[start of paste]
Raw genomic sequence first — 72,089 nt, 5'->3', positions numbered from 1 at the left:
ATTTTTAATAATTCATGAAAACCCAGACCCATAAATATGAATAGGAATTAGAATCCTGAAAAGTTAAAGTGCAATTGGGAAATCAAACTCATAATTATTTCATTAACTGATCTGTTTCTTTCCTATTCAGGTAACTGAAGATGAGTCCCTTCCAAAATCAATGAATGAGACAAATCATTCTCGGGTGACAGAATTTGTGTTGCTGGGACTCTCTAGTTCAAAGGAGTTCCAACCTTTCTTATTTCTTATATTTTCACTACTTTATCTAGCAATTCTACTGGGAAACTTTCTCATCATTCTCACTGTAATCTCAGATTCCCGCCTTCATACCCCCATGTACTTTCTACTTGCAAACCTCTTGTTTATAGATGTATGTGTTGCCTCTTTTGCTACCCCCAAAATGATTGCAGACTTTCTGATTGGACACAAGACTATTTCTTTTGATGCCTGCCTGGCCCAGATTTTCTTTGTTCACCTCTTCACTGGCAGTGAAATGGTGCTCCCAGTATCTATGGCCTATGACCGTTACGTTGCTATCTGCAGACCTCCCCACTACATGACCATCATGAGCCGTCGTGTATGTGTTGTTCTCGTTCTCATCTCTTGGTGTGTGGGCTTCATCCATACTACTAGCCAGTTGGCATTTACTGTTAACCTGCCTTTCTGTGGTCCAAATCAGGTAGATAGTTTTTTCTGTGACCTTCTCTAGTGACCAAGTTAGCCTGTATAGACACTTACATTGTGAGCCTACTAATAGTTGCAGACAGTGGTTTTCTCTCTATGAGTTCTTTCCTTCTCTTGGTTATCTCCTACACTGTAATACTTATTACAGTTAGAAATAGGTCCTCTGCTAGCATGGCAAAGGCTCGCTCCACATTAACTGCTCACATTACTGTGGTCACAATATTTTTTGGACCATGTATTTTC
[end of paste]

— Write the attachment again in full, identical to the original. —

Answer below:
Raw genomic sequence first — 72,089 nt, 5'->3', positions numbered from 1 at the left:
ATTTTTAATAATTCATGAAAACCCAGACCCATAAATATGAATAGGAATTAGAATCCTGAAAAGTTAAAGTGCAATTGGGAAATCAAACTCATAATTATTTCATTAACTGATCTGTTTCTTTCCTATTCAGGTAACTGAAGATGAGTCCCTTCCAAAATCAATGAATGAGACAAATCATTCTCGGGTGACAGAATTTGTGTTGCTGGGACTCTCTAGTTCAAAGGAGTTCCAACCTTTCTTATTTCTTATATTTTCACTACTTTATCTAGCAATTCTACTGGGAAACTTTCTCATCATTCTCACTGTAATCTCAGATTCCCGCCTTCATACCCCCATGTACTTTCTACTTGCAAACCTCTTGTTTATAGATGTATGTGTTGCCTCTTTTGCTACCCCCAAAATGATTGCAGACTTTCTGATTGGACACAAGACTATTTCTTTTGATGCCTGCCTGGCCCAGATTTTCTTTGTTCACCTCTTCACTGGCAGTGAAATGGTGCTCCCAGTATCTATGGCCTATGACCGTTACGTTGCTATCTGCAGACCTCCCCACTACATGACCATCATGAGCCGTCGTGTATGTGTTGTTCTCGTTCTCATCTCTTGGTGTGTGGGCTTCATCCATACTACTAGCCAGTTGGCATTTACTGTTAACCTGCCTTTCTGTGGTCCAAATCAGGTAGATAGTTTTTTCTGTGACCTTCTCTAGTGACCAAGTTAGCCTGTATAGACACTTACATTGTGAGCCTACTAATAGTTGCAGACAGTGGTTTTCTCTCTATGAGTTCTTTCCTTCTCTTGGTTATCTCCTACACTGTAATACTTATTACAGTTAGAAATAGGTCCTCTGCTAGCATGGCAAAGGCTCGCTCCACATTAACTGCTCACATTACTGTGGTCACAATATTTTTTGGACCATGTATTTTC